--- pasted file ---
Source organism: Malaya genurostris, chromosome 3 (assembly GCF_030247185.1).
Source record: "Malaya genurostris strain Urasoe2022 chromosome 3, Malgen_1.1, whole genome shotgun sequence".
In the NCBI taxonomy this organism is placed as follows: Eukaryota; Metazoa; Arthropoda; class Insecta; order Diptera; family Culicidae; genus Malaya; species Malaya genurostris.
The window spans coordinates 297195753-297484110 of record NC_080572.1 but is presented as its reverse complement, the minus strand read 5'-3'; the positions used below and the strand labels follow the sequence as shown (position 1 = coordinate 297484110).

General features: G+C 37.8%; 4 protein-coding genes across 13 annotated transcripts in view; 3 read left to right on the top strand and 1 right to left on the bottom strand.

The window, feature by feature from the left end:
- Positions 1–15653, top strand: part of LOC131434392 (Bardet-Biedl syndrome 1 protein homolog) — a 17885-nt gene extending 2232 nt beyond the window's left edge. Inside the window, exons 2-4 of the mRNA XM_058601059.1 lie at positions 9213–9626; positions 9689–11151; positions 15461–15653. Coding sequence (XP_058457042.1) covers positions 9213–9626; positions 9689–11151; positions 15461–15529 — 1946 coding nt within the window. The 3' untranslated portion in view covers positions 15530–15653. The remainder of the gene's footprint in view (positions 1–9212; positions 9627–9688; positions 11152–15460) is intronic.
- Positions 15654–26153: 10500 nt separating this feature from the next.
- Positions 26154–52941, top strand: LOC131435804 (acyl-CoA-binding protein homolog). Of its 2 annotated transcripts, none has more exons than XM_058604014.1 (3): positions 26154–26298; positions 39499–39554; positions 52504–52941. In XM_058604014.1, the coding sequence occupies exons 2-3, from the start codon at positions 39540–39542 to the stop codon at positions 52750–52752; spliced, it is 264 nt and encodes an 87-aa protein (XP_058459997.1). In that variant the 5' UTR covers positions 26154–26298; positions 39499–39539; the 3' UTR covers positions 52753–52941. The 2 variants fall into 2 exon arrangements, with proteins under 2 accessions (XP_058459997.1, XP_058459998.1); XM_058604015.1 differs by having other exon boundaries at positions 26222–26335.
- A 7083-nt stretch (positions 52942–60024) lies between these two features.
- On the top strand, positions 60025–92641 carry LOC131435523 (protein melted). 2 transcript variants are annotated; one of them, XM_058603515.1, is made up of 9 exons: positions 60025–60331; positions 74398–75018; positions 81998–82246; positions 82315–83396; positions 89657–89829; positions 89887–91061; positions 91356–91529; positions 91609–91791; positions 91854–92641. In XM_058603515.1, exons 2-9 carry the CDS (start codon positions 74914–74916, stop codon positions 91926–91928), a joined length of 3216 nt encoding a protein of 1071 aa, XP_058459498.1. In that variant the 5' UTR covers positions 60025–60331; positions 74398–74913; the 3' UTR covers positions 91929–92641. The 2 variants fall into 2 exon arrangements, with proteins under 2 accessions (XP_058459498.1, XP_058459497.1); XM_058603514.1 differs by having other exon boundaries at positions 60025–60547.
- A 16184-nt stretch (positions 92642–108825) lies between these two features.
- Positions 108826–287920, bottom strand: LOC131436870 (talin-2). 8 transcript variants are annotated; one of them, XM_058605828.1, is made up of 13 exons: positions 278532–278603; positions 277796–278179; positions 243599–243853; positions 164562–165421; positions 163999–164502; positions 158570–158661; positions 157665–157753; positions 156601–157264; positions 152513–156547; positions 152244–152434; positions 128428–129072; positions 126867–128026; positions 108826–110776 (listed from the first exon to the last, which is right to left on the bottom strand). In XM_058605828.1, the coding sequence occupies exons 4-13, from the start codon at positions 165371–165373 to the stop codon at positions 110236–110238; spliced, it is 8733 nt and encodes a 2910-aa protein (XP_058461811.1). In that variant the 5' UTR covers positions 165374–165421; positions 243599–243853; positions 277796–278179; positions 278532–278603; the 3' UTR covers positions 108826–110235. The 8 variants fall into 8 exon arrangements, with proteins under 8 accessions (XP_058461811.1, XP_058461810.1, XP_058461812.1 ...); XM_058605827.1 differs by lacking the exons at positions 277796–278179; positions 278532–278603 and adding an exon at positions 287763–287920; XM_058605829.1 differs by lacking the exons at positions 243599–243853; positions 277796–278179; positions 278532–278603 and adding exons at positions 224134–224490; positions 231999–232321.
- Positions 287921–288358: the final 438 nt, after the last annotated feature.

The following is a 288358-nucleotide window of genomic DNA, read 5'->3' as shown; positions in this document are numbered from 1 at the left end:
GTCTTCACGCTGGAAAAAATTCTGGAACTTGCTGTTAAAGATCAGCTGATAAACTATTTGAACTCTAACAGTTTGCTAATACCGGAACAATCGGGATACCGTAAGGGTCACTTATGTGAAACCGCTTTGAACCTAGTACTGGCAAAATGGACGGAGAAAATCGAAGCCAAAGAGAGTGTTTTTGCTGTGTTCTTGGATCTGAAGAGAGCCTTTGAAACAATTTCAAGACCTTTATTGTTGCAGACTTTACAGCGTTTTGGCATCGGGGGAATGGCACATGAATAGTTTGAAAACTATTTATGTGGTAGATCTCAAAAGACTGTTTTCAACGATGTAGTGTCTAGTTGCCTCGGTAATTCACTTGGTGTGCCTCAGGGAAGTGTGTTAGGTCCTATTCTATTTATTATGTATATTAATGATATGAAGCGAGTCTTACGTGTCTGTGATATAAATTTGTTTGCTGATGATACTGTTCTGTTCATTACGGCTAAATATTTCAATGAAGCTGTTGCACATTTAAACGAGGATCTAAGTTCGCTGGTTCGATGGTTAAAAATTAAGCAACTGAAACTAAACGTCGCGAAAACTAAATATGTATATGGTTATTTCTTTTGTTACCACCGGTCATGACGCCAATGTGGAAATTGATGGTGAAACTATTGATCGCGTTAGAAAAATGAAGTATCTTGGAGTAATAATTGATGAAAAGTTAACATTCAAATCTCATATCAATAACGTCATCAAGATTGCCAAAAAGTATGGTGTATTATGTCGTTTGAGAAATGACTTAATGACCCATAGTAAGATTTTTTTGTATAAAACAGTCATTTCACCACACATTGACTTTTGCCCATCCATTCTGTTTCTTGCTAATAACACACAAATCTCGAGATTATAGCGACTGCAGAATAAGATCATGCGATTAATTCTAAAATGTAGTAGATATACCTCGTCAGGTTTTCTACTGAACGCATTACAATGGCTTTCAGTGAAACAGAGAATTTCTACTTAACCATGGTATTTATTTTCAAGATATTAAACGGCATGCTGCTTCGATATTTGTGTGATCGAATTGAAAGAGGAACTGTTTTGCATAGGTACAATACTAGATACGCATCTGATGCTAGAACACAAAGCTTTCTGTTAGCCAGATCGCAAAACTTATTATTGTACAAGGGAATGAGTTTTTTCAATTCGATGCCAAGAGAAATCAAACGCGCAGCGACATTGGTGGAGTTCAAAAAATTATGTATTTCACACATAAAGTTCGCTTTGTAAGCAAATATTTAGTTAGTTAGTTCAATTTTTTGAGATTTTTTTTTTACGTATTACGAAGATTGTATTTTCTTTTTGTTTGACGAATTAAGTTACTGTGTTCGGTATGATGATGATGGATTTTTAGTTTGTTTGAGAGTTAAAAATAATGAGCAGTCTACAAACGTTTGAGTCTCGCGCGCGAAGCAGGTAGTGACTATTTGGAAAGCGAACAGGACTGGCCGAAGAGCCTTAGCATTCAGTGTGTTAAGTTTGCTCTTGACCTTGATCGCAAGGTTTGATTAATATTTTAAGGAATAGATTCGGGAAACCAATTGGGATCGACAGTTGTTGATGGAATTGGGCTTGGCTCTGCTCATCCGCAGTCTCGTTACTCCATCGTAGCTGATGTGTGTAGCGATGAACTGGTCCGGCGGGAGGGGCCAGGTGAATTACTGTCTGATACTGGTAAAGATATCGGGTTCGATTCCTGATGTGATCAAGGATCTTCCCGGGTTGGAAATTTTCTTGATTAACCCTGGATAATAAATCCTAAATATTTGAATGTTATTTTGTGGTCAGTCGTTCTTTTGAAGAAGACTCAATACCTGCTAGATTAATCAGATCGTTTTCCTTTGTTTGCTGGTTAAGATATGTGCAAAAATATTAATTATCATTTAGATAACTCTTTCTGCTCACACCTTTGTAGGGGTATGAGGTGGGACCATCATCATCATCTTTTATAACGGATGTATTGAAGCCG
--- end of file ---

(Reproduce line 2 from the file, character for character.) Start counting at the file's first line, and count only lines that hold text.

Source record: "Malaya genurostris strain Urasoe2022 chromosome 3, Malgen_1.1, whole genome shotgun sequence".